Skip to main content
Navigate Up
Sign In

University of Colorado Denver | Anschutz Medical Campus

University of Colorado Denver, Newsroom

Contact Info

Email Us >

Contact a Specialist >

Submit a Story >

For General Inquiries:

Call 303-724-1520
or Fax 303-724-1521

Address:

The Anschutz Medical Campus,
Building 500, Room CG009
13001 E. 17th Place
Mail Stop F413,
P.O. Box 6508
Aurora, CO 80045-0508

Lighting the way on heart attacks

Daylight may prevent problems, limit damage

4/27/2012
Daylight may prevent problems, limit damage

AURORA, Colo.- There are lots of ways to treat a heart attack – CPR, aspirin, clot-busters and more. Now CU medical school researchers have found a new candidate: Intense light.

“The study suggests that strong light, or even just daylight, might ease the risk of having a heart attack or suffering damage from one,” says Tobias Eckle, MD, PhD, an associate professor of anesthesiology, cardiology, and cell and developmental biology at the University of Colorado School of Medicine. “For patients, this could mean that daylight exposure inside of the hospital could reduce the damage that is caused by a heart attack.”

What’s the connection between light and a myocardial infarction, known commonly as a heart attack?

The answer lies, perhaps surprisingly, in the circadian rhythm, the body’s clock that is linked to light and dark. The circadian clock is regulated by proteins in the brain. But the proteins are in other organs as well, including the heart.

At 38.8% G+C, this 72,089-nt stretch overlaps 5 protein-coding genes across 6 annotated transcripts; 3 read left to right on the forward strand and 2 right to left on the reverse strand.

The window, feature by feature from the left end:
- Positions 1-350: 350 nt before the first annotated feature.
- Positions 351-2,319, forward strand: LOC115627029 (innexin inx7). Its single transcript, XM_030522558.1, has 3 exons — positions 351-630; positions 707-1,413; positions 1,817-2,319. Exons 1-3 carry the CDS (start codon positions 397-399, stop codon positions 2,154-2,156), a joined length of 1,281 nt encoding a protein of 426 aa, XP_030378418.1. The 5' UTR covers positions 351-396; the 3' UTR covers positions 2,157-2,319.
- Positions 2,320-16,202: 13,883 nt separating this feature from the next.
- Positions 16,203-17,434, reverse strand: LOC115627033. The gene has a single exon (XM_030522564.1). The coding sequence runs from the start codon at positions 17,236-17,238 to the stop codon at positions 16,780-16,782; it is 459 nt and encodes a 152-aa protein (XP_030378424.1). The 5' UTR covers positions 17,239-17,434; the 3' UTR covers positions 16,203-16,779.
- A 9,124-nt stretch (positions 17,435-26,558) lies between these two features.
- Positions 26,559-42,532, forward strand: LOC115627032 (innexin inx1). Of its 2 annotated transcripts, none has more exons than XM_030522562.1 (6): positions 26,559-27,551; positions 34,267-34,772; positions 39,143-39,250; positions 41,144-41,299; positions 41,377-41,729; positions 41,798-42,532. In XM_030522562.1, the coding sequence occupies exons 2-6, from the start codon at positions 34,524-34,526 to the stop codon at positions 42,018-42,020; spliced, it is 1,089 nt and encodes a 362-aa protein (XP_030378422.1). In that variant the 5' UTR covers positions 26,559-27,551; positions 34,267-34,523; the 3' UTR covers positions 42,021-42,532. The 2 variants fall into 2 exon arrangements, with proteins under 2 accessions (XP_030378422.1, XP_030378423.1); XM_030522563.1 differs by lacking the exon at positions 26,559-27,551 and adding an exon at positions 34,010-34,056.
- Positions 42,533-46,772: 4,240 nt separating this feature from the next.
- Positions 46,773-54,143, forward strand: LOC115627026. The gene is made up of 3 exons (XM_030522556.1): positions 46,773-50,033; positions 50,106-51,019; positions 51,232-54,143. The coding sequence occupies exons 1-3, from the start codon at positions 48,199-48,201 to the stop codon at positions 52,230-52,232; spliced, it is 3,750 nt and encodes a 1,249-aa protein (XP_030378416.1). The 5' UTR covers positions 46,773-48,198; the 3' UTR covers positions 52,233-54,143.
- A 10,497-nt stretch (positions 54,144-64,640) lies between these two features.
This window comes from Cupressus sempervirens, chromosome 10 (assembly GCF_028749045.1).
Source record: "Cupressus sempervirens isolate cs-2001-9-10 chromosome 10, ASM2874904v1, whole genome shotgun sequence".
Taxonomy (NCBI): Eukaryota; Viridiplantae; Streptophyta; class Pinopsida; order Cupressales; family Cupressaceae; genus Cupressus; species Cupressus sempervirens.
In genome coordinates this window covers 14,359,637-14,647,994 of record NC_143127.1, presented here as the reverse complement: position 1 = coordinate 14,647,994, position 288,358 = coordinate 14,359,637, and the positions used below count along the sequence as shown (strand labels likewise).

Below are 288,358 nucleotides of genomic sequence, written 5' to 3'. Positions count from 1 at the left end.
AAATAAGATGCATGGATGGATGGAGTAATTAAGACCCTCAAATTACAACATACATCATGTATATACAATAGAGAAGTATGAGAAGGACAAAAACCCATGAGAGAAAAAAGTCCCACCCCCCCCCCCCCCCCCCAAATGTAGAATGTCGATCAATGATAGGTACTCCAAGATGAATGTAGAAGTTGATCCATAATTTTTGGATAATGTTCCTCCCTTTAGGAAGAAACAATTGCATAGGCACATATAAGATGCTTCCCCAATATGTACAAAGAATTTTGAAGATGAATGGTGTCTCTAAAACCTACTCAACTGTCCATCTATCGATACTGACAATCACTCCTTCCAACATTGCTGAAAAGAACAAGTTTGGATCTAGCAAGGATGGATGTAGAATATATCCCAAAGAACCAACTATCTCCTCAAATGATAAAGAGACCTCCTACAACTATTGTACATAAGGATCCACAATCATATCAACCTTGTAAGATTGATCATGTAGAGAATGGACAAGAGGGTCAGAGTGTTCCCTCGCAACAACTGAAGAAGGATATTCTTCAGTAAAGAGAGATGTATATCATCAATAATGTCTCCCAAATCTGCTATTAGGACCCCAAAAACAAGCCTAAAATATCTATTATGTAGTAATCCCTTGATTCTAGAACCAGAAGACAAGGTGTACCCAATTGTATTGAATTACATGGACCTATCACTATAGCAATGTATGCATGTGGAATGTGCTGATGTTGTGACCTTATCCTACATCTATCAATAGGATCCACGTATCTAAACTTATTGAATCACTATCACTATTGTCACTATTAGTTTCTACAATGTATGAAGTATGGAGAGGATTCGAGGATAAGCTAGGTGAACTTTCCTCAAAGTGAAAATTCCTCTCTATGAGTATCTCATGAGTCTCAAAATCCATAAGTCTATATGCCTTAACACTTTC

Tobias Eckle, MD, PhDEckle and Holger Eltzschig, MD, a CU professor of anesthesiology, found that one of those proteins, called Period 2, plays a crucial role in fending off damage from a heart attack. With an international team of expert scientists, including collaborators from CU’s Division of Cardiology and the mucosal inflammation program, they published their findings in the April 15, 2012, edition of the research journal Nature Medicine.

During a heart attack, little or no oxygen reaches the heart. Without oxygen, the heart has to switch from its usual fuel – fat – to glucose. Without that change in heart metabolism, cells die and the heart is damaged.

And here’s where the circadian rhythm comes in. The study showed that the Period 2 protein is vital for that change in fuel, from fat to glucose, and therefore could make heart metabolism more efficient. In fact, strong daylight activated Period 2 in animals and minimized damage from a heart attack.

Future studies will try to understand how light is able to change heart metabolism in humans and how this could be used to treat heart attacks in patients.

###

Share